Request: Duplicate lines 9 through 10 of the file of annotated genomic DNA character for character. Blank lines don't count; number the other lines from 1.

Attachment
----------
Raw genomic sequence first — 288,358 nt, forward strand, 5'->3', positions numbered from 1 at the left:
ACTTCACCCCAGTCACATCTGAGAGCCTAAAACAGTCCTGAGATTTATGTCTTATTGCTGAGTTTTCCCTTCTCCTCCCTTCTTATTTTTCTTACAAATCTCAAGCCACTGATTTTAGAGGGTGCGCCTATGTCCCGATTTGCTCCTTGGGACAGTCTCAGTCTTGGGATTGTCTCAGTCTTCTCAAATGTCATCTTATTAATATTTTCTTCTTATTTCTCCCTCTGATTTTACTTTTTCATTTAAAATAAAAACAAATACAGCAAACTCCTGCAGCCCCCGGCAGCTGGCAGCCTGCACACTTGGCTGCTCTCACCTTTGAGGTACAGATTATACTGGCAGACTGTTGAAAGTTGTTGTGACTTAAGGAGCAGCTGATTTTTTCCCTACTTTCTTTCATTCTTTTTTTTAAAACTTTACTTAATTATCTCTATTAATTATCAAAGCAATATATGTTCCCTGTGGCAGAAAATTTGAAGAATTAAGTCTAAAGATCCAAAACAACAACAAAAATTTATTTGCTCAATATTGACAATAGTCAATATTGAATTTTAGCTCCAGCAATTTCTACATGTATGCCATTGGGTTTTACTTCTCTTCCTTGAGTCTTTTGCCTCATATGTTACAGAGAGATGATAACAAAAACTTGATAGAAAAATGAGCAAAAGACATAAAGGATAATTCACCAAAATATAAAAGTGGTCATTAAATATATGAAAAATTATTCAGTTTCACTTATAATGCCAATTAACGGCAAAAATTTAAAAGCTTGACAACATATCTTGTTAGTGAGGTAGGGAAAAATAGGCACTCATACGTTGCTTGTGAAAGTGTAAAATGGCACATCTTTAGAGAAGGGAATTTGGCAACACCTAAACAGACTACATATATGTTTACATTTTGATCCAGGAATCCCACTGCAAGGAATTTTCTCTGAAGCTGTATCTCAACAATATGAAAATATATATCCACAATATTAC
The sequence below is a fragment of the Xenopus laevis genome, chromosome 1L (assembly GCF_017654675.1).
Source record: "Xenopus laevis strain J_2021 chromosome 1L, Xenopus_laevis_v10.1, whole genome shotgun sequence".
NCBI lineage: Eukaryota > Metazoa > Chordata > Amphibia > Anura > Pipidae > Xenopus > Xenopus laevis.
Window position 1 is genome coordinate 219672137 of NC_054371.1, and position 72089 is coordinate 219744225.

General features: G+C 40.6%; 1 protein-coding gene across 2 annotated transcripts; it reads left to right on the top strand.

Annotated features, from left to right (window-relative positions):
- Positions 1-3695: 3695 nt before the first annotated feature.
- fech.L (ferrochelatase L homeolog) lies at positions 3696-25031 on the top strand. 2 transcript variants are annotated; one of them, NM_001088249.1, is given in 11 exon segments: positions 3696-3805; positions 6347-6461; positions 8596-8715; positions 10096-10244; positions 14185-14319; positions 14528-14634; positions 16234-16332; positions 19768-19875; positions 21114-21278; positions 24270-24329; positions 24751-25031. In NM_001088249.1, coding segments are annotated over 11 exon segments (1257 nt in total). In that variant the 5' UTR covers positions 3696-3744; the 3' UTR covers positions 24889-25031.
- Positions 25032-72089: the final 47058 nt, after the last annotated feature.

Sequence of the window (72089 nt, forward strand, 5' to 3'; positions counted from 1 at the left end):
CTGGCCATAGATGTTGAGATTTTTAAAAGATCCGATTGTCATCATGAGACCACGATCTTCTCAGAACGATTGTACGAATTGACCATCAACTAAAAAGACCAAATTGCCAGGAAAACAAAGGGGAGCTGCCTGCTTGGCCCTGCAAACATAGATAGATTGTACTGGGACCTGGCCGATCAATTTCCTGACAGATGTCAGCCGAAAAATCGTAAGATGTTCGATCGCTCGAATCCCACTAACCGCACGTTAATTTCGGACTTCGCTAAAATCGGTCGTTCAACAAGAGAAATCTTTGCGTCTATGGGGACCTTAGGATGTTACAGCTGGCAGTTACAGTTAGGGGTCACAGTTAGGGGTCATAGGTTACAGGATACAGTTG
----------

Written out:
- Positions 1-3695: 3695 nt before the first annotated feature.
- fech.L (ferrochelatase L homeolog) lies at positions 3696-25031 on the top strand. 2 transcript variants are annotated; one of them, NM_001088249.1, is given in 11 exon segments: positions 3696-3805; positions 6347-6461; positions 8596-8715; positions 10096-10244; positions 14185-14319; positions 14528-14634; positions 16234-16332; positions 19768-19875; positions 21114-21278; positions 24270-24329; positions 24751-25031. In NM_001088249.1, coding segments are annotated over 11 exon segments (1257 nt in total). In that variant the 5' UTR covers positions 3696-3744; the 3' UTR covers positions 24889-25031.